At the moment, Robert Mueller is still scheduled to make his post-special counsel appearance next Wednesday at the House Judiciary Committee on Wednesday. That date may slip, or perhaps not happen at all, thanks to a revolt among Judiciary’s rank and file. With a two-hour limit and 41 committee members, junior Democrats fear not getting an opportunity for some serious media coverage:

Junior lawmakers on the House Judiciary Committee could get shut out of next week’s highly anticipated hearing with special counsel Robert Mueller — and they’re not happy about it.

The agreement reached between congressional Democrats and Mueller allowed for a limited time agreement where 22 members of the House Judiciary and Intelligence Committees would question the former special counsel. That’s the exact number of members on the Intelligence panel, but includes just over half of the 41-member Judiciary Committee.

The arrangement has prompted an outcry, with junior committee Democrats publicly and privately grumbling about the arrangement and pushing for the committee to reopen negotiations so Mueller could potentially appear for a longer period. Republicans, meanwhile made their complaints loudly known at a Thursday hearing to vote on subpoenas, repeatedly criticizing House Judiciary Chairman Jerry Nadler for agreeing to limit the length of the hearing in order to get Mueller to testify.

Giving some members the chance to shine — while others will have to sit quietly at the panel’s most-anticipated hearing in years — has created a headache for Nadler, because his members feel they’re being robbed of the chance to press the special counsel in front of millions of people watching the proceedings.

That’s a fair complaint, given that the only purpose of calling Mueller to testify is to grandstand for the cameras. Mueller provided a nearly 500-page report of his findings to William Barr, who released about 92% of it to the public and 98% to Congressional leadership — including to these two committees. Mueller made it explicitly clear at the time that the report was the broadest possible release of information that he could make, and that calling him to testify would be a big waste of time.

Jerrold Nadler and Adam Schiff demanded his presence anyway, forcing them to negotiate terms with a retiree who clearly was resistant to the idea. Mueller finally agreed to show up for both committees, but with a strict time limit of 2.5 hours in each appearance. That’s enough to allow all of Schiff’s committee members to ask their questions in a 5-minute format, but it leaves 19 Judiciary members as spectators, locked out of their Mr. Smith Goes To Washington opportunities for voters back home.

Which, of course, was one source of Mueller’s reluctance in the first place.

It’s not just Democrats complaining, either. Ranking member Doug Collins ripped Nadler for getting “rolled” in negotiations with Mueller:

Rep. Doug Collins of Georgia, the committee’s top Republican, was among the members who described a format that would have Mueller leave to appear before the House Intelligence Committee, a smaller panel where all members are expected to have time to ask questions.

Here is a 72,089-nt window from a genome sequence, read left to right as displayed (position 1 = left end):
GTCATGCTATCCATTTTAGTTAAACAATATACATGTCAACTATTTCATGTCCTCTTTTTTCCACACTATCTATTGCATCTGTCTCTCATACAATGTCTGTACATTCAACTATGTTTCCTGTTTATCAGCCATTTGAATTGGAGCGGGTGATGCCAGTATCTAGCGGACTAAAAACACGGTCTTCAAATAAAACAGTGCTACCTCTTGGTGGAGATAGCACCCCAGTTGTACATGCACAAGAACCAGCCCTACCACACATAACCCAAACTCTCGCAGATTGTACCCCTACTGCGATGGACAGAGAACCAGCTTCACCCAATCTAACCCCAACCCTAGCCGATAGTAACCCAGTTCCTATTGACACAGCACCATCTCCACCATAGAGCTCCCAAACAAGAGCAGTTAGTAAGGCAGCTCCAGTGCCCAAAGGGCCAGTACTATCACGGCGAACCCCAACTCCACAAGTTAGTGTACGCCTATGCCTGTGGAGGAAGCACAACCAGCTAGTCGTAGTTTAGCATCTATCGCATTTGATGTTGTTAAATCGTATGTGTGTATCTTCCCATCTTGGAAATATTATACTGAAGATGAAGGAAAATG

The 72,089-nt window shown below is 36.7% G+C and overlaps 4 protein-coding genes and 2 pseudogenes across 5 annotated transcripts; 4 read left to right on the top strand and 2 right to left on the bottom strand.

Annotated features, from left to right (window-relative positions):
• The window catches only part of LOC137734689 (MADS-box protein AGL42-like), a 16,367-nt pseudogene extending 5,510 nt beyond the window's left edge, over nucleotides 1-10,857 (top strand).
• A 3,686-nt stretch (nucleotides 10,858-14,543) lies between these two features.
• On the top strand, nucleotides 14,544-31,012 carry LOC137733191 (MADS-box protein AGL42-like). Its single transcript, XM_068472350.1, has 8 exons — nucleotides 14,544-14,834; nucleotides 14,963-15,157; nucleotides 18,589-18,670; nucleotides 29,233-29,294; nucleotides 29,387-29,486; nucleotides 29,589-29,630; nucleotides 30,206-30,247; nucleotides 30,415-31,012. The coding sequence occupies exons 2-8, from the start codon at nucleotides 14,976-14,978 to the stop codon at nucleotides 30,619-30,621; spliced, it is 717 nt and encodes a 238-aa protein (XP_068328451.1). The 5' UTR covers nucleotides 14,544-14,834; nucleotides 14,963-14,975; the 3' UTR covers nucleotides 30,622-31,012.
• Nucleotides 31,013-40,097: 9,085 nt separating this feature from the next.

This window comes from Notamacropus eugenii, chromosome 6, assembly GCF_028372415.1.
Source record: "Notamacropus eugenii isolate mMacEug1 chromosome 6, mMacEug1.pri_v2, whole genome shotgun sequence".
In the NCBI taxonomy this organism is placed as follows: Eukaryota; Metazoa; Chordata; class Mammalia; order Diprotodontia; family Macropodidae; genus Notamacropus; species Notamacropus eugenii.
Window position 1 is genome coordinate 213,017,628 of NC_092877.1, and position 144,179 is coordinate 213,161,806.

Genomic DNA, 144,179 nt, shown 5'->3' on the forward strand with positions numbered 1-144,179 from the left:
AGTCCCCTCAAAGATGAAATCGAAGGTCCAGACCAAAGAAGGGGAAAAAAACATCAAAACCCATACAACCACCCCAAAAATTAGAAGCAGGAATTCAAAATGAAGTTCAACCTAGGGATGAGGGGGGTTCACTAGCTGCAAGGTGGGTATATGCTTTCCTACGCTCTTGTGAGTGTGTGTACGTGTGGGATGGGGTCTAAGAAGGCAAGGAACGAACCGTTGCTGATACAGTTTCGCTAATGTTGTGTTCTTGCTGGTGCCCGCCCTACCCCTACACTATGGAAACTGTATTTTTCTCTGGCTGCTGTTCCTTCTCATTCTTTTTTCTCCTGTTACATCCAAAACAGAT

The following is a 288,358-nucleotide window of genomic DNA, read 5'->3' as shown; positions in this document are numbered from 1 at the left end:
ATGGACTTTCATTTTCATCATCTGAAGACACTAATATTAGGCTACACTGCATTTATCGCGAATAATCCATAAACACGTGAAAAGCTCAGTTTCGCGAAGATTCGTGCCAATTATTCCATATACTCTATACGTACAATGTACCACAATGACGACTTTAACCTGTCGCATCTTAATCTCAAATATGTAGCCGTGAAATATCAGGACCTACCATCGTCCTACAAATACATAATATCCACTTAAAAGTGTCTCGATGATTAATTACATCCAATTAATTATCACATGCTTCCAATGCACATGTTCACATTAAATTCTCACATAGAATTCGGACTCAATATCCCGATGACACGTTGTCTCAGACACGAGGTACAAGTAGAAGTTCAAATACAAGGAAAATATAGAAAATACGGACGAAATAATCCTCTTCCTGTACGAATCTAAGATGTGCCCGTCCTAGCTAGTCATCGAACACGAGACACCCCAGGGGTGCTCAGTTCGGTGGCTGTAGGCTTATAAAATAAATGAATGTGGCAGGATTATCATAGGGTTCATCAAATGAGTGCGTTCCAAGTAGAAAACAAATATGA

Combined with the five-minute limit for each questioner, that means only about 11 Judiciary Committee members from each party are expected to have a chance ask questions. The committee is comprised of 24 Democratic members and 17 Republican members.

“Next week, a hearing on one of the largest, most talked about investigations in two years, and this committee got rolled,” Collins said. “Intel Committee gets to ask all their questions, this committee does not.”

The arrangement could violate a House rule that states how “each committee shall apply the five-minute rule during the questioning of witnesses in a hearing until such time as each member of the committee who so desires has had an opportunity to question each witness.”

With all of this raining down on his head, Nadler’s hoping to find the pony somewhere. Nadler is going back to the bargaining table with Mueller to delay the testimony and to try to get more time for media grandstanding:

The House Judiciary Committee is discussing delaying public testimony from special counsel Robert Mueller one week until July 24 to allow more time for Mueller to testify, according to sources familiar with the matter.

The agreement to delay the hearings in exchange for extended testimony is not finalized, the sources said, and lawmakers are still negotiating.

Politico reported that Mueller already agreed to the delay, but that’s not quite clear yet. It would serve Nadler right if Mueller told him to pound sand, but Mueller’s a little too much of an institutionalist for him to flat-out refuse to deal with Nadler. Mueller could still insist that he’s not going to stick around for more than 150 minutes no matter how Nadler wants to slice it up, especially since it will be 150 minutes of dull repetition of everything Mueller carefully wrote out for them.

Perhaps in the meantime, Judiciary members could read the report themselves and save everyone the bother.